But the façade of turn-of-the century confidence in merely human institutions and society had been exposed, leaving the world with a clearer picture of the sin, fallibility, and hubris of human nature. Yet in the moral, physical, and spiritual exhaustion at the end of the war our reach for true and lasting peace, and the conditions that support peace, did not go deep or far enough, and so many of those embers went underground and smoldered, until they erupted again twenty-odd years later, this time in metasticized form.
All flesh is grass, and all the goodliness thereof is as the flower of the field…. The grass withereth, the flower fadeth: but the word of our God shall stand for ever, says the prophet Isaiah. The war showed us that there is no human achievement, no culture or civilization alone, that can withstand the promise and pull of unbridled power and glory. We all stand under the judgement of God, our Creator. We are all accountable to God, and to one another - the brothers and sisters in the human family our God has given us.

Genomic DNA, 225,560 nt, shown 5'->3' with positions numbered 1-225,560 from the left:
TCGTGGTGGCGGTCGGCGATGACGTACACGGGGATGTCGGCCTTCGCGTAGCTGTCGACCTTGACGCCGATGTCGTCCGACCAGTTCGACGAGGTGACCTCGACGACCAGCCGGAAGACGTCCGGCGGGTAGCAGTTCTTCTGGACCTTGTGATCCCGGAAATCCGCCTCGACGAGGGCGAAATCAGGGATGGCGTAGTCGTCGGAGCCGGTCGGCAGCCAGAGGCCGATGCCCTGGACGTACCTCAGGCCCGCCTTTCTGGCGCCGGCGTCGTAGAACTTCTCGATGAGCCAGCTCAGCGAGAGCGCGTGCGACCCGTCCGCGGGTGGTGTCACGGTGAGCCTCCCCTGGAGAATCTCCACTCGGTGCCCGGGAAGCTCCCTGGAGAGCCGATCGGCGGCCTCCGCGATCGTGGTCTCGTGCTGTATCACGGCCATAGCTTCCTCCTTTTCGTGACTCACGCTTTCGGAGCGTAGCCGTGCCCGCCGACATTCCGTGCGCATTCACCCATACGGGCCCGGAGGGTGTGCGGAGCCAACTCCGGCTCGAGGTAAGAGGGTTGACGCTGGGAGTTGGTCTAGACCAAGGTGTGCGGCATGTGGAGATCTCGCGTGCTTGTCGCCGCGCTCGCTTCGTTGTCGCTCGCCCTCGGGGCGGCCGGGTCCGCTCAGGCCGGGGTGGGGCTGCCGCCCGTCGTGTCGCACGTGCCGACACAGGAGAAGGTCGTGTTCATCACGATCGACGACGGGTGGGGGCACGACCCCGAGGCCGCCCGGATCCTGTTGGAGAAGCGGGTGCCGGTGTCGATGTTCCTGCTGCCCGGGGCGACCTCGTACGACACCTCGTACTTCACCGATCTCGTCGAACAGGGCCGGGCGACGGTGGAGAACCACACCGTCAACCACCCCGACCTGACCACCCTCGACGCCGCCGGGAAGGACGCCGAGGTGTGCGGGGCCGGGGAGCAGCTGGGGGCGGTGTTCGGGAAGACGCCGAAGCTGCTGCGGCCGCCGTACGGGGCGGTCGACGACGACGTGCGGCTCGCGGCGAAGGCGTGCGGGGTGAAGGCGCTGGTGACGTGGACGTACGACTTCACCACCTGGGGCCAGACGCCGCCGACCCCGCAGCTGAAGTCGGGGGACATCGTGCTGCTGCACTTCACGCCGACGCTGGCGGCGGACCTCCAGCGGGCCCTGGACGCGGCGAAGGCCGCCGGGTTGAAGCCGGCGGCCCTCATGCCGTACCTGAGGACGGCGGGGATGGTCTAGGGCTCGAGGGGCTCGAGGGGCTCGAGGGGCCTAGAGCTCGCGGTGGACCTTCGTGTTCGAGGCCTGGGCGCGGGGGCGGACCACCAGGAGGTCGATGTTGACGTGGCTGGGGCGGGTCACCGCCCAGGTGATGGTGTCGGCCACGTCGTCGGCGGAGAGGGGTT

But just as we know in Christian faith that death is not the end, so we also need to remember that war is not the true nature of human society and the human heart. Countless times in Scripture God tells a different narrative, paints an alternative picture to what we would make, left to our own devices. In God’s vision, the goal of human society and the whole created order is to be living in God’s shalom – peace, wholeness, health, well-being, celebration. The holy city, the New Jerusalem of the Book of Revelation is the promise and the invitation God holds before us.